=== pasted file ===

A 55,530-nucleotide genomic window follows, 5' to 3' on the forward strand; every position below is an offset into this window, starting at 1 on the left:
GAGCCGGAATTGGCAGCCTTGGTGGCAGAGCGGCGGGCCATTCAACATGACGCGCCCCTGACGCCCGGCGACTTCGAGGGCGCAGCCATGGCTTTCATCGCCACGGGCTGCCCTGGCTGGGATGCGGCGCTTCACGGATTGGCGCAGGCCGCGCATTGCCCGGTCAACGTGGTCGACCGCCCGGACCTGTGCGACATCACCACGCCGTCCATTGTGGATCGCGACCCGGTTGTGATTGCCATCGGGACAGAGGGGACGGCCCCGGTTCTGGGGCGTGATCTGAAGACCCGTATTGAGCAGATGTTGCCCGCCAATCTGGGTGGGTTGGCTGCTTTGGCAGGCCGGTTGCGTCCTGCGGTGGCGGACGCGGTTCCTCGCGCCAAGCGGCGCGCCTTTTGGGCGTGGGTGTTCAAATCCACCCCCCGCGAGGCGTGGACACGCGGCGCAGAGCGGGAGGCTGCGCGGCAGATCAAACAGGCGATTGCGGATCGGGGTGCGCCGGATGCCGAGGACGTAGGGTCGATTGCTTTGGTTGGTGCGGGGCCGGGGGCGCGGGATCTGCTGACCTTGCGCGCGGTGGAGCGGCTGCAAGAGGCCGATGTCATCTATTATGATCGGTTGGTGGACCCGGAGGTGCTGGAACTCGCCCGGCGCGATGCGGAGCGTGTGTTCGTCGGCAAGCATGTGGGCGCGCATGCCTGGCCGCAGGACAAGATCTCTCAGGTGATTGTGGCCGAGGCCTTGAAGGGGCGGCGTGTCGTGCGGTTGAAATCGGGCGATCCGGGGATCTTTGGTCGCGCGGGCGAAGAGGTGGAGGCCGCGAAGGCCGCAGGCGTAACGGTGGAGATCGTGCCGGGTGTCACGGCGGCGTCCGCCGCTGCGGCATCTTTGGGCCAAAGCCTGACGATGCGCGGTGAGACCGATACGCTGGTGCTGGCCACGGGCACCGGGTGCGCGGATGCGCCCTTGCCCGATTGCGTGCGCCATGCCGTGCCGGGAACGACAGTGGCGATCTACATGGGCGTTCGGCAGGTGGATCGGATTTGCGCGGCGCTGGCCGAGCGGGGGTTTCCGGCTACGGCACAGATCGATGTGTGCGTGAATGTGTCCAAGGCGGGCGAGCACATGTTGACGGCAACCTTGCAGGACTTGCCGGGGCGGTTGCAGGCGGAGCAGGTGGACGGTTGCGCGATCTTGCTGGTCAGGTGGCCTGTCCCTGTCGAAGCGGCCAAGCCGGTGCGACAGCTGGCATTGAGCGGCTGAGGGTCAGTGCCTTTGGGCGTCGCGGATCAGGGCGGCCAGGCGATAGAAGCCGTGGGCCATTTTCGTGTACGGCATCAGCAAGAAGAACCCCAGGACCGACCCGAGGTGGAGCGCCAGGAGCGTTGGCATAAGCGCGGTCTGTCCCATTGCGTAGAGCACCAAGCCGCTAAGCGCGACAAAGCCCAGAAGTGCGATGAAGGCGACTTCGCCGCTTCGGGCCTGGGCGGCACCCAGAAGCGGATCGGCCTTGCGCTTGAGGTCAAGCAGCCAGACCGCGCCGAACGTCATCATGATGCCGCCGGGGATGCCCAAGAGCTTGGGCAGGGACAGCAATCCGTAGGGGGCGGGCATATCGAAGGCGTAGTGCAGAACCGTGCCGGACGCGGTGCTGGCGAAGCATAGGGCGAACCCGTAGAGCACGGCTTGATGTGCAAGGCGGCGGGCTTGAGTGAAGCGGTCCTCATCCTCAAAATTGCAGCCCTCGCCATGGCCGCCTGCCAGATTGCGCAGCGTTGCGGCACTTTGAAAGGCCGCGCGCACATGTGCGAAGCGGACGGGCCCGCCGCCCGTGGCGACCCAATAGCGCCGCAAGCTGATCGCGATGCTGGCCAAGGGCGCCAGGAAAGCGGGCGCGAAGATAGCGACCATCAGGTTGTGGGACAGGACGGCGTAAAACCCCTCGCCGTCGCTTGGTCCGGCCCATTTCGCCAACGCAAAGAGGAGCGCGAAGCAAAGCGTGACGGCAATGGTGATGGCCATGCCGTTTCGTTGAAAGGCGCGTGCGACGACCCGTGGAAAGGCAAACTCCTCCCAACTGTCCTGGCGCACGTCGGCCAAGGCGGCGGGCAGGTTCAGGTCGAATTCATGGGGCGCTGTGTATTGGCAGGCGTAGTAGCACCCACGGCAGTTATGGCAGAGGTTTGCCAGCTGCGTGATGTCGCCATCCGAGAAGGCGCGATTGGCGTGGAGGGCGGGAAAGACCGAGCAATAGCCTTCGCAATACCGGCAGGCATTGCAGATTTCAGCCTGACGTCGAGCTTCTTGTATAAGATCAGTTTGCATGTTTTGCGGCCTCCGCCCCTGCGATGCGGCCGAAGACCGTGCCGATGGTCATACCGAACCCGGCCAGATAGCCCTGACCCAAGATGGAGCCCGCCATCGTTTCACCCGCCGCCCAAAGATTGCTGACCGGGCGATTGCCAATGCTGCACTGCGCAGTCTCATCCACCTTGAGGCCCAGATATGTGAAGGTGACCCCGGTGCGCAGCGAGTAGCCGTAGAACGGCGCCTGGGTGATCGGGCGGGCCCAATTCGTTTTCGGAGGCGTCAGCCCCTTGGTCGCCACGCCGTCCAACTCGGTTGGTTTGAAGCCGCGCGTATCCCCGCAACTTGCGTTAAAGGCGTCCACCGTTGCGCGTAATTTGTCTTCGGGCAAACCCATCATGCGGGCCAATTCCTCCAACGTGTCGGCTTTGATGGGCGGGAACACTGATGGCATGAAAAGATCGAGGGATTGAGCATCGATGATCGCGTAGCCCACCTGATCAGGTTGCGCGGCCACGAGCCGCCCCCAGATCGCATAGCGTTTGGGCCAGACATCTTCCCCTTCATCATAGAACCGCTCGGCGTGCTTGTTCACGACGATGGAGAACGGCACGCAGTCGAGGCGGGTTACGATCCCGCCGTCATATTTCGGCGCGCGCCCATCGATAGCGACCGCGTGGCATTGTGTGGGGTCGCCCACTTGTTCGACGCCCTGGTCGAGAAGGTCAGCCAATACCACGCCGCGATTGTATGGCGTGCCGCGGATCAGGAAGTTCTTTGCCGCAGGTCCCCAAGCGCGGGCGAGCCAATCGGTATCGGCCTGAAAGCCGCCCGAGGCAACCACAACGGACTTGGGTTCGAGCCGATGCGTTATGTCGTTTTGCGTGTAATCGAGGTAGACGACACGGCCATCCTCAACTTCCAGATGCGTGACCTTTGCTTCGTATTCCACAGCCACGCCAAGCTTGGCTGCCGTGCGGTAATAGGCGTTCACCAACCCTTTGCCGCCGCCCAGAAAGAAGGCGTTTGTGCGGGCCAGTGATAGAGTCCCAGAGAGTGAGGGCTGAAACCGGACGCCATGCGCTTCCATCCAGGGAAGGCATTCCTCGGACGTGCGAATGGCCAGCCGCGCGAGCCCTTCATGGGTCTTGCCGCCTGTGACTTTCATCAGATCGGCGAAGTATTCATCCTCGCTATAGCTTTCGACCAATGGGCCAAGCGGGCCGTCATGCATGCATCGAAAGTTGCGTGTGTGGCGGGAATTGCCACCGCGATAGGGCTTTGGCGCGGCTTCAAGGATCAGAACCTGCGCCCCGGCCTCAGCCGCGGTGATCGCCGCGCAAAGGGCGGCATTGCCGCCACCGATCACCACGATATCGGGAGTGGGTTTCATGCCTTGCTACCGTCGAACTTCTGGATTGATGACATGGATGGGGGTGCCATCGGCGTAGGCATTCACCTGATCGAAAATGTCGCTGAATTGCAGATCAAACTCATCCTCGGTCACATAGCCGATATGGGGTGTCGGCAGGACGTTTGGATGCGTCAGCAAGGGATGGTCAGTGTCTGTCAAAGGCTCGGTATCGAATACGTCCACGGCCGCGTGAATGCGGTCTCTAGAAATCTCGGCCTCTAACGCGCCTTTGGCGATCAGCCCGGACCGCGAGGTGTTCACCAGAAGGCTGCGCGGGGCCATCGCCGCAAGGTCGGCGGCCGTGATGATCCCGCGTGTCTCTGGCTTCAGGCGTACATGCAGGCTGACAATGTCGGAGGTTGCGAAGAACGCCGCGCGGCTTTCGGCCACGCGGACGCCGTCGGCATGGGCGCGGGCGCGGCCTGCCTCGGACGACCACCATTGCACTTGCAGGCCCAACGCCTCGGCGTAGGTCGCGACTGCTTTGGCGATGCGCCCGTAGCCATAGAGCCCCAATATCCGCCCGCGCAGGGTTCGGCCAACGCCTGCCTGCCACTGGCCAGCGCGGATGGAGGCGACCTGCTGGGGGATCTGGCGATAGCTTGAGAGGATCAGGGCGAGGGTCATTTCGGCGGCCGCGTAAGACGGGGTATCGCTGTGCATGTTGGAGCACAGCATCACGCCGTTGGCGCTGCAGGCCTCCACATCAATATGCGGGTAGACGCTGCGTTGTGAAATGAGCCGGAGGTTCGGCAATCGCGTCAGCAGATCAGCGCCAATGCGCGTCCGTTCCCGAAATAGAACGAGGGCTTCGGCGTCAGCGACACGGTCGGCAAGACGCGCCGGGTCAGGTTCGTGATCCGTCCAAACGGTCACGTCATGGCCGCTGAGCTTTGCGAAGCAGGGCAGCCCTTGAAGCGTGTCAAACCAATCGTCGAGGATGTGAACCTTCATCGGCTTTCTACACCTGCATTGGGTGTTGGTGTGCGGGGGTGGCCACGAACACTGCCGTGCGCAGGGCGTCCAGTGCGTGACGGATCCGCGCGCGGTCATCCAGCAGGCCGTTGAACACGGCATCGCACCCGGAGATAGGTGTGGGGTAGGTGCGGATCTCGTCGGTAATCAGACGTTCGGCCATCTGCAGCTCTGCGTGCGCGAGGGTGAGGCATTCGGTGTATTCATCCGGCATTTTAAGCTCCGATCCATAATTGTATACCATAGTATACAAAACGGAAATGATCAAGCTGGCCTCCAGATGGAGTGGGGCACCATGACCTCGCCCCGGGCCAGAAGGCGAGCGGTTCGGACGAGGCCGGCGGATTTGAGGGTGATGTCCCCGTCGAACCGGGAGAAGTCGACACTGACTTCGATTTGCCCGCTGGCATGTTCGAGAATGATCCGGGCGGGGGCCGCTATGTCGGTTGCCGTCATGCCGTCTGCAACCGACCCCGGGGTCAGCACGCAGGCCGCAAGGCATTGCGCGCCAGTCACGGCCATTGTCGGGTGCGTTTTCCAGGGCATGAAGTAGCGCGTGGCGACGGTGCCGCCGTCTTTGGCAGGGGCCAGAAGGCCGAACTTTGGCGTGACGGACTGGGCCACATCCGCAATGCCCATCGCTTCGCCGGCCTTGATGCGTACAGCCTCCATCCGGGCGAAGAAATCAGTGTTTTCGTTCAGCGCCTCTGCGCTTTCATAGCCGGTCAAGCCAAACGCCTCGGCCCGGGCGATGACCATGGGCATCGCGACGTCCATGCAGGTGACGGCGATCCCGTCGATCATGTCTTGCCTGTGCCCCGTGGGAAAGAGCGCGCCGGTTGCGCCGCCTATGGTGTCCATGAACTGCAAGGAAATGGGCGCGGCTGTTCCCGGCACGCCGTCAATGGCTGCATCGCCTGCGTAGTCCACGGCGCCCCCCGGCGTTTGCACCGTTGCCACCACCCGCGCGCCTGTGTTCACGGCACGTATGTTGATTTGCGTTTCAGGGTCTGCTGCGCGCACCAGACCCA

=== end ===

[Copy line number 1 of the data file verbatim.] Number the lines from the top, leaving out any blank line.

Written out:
A 55,530-nucleotide genomic window follows, 5' to 3' on the forward strand; every position below is an offset into this window, starting at 1 on the left: